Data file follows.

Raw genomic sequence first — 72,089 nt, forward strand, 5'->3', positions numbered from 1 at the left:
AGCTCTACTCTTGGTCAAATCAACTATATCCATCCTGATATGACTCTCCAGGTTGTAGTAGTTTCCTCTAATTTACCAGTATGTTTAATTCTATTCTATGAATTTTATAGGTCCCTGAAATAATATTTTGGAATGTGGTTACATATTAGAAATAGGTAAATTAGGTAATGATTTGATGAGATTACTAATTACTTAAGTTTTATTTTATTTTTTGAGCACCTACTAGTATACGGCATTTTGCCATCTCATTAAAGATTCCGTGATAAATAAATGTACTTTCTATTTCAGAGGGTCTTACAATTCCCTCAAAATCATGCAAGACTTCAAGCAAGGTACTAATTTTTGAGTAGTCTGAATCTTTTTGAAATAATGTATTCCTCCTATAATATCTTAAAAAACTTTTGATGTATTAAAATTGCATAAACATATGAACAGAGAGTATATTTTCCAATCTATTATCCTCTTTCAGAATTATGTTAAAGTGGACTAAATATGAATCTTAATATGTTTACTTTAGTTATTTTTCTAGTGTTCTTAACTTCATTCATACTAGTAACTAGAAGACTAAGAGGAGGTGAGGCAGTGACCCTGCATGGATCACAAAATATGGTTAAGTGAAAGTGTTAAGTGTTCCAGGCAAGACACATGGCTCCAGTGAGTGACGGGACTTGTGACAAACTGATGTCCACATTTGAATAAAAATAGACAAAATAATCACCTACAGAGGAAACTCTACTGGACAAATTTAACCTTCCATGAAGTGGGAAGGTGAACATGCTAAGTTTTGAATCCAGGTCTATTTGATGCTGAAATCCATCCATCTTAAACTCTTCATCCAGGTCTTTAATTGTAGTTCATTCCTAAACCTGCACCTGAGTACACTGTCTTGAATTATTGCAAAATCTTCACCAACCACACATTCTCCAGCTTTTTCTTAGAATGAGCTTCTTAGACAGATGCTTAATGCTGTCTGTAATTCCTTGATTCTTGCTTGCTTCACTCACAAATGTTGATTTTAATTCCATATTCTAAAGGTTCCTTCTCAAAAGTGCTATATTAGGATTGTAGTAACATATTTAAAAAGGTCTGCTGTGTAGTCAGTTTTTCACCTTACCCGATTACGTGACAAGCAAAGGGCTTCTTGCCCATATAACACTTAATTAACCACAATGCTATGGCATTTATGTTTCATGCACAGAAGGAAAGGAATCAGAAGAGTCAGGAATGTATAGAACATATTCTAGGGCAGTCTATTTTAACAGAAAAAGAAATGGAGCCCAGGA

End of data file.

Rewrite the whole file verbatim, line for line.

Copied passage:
Raw genomic sequence first — 72,089 nt, forward strand, 5'->3', positions numbered from 1 at the left:
AGCTCTACTCTTGGTCAAATCAACTATATCCATCCTGATATGACTCTCCAGGTTGTAGTAGTTTCCTCTAATTTACCAGTATGTTTAATTCTATTCTATGAATTTTATAGGTCCCTGAAATAATATTTTGGAATGTGGTTACATATTAGAAATAGGTAAATTAGGTAATGATTTGATGAGATTACTAATTACTTAAGTTTTATTTTATTTTTTGAGCACCTACTAGTATACGGCATTTTGCCATCTCATTAAAGATTCCGTGATAAATAAATGTACTTTCTATTTCAGAGGGTCTTACAATTCCCTCAAAATCATGCAAGACTTCAAGCAAGGTACTAATTTTTGAGTAGTCTGAATCTTTTTGAAATAATGTATTCCTCCTATAATATCTTAAAAAACTTTTGATGTATTAAAATTGCATAAACATATGAACAGAGAGTATATTTTCCAATCTATTATCCTCTTTCAGAATTATGTTAAAGTGGACTAAATATGAATCTTAATATGTTTACTTTAGTTATTTTTCTAGTGTTCTTAACTTCATTCATACTAGTAACTAGAAGACTAAGAGGAGGTGAGGCAGTGACCCTGCATGGATCACAAAATATGGTTAAGTGAAAGTGTTAAGTGTTCCAGGCAAGACACATGGCTCCAGTGAGTGACGGGACTTGTGACAAACTGATGTCCACATTTGAATAAAAATAGACAAAATAATCACCTACAGAGGAAACTCTACTGGACAAATTTAACCTTCCATGAAGTGGGAAGGTGAACATGCTAAGTTTTGAATCCAGGTCTATTTGATGCTGAAATCCATCCATCTTAAACTCTTCATCCAGGTCTTTAATTGTAGTTCATTCCTAAACCTGCACCTGAGTACACTGTCTTGAATTATTGCAAAATCTTCACCAACCACACATTCTCCAGCTTTTTCTTAGAATGAGCTTCTTAGACAGATGCTTAATGCTGTCTGTAATTCCTTGATTCTTGCTTGCTTCACTCACAAATGTTGATTTTAATTCCATATTCTAAAGGTTCCTTCTCAAAAGTGCTATATTAGGATTGTAGTAACATATTTAAAAAGGTCTGCTGTGTAGTCAGTTTTTCACCTTACCCGATTACGTGACAAGCAAAGGGCTTCTTGCCCATATAACACTTAATTAACCACAATGCTATGGCATTTATGTTTCATGCACAGAAGGAAAGGAATCAGAAGAGTCAGGAATGTATAGAACATATTCTAGGGCAGTCTATTTTAACAGAAAAAGAAATGGAGCCCAGGA